In short, a good account manager ensures the client is happy and that the project remains profitable. Those are valuable roles and one that a designer would struggle to do on top of their other responsibilities. Just ask the average overworked freelancer.
If then the account manger is so valuable, where is the problem?
So Where Is The Problem?
Although having an account manager is incredibly useful, things often get out of hand. The role of account manager transforms from being a part of the project team to the sole conduit between client and designer. Instead of facilitating a smooth running project they become the bottleneck through which all communication must pass. This funnelled approach to communication prevents collaboration between the client and the Web designer. This kind of collaboration is essential to ensuring a happy client and a successful website.
Without collaboration, educating the client is difficult. Unsurprisingly most clients don’t know much about the Web design process. However, by working alongside the client throughout the project, the client learns the best practice for Web design and why certain design decisions are made. This educational process works both ways. The client will learn a lot about the Web design process, but the designer will also learn a lot about the client and his business. When the Web designer understands the nuances of the project, business and client, they produce better websites. Without that understanding they are much more likely to go down the wrong road by wasting time and money, while frustrating the client.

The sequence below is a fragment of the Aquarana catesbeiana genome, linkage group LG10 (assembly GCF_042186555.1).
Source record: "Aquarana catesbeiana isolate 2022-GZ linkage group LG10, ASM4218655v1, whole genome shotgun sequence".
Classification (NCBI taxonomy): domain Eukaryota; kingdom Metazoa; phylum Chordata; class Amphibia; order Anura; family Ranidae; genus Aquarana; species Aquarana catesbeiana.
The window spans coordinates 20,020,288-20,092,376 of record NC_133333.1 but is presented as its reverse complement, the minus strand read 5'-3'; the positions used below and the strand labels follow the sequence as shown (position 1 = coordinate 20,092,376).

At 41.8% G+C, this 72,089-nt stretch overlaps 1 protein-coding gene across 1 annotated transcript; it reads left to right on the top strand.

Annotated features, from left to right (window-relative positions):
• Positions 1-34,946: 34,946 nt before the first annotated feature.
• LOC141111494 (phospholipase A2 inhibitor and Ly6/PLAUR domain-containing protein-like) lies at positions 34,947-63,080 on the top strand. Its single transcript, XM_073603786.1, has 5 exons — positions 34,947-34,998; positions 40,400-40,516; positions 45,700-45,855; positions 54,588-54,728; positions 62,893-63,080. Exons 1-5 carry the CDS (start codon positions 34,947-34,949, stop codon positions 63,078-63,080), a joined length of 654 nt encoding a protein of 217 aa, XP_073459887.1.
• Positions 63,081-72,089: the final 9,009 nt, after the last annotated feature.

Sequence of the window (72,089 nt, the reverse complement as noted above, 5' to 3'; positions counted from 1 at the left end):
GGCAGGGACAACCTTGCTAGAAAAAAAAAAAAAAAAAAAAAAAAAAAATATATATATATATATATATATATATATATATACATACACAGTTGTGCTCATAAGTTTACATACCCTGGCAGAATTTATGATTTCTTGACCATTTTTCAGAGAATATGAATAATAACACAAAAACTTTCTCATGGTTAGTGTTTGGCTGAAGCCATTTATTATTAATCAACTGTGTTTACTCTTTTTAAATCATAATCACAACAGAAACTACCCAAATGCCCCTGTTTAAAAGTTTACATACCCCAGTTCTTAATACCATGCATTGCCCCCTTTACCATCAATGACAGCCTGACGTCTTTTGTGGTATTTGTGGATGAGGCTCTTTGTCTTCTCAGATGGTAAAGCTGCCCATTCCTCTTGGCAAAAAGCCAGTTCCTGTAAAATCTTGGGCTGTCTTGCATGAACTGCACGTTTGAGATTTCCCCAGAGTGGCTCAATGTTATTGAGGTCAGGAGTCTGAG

This isn’t just limited to designers either. Like many Web design agencies, we excluded developers from client meetings for a long time. Their time was precious and we didn’t want to waste it in meetings. However, we eventually discovered that when the developer understands the details of a project, they produce more elegant solutions and often suggest directions which nobody else had considered. When all communication has to pass through a middleman, the chances of misunderstanding and mistakes are further increased. Like a game of chinese whispers, what is said by the client or designer can be distorted by the time it has passed through an account manager.
I remember experiencing this regularly when I worked for an agency in the late nineties. A passing comment made by a client would become a dictate from the account manager that I had to follow. Instead of being a designer who could bring my experience to bear on a project, I became a pixel pusher. Because I wasn’t hearing directly from the client, I could not judge the strength of their feelings and so had no opportunity to challenge them over issues I felt passionately about.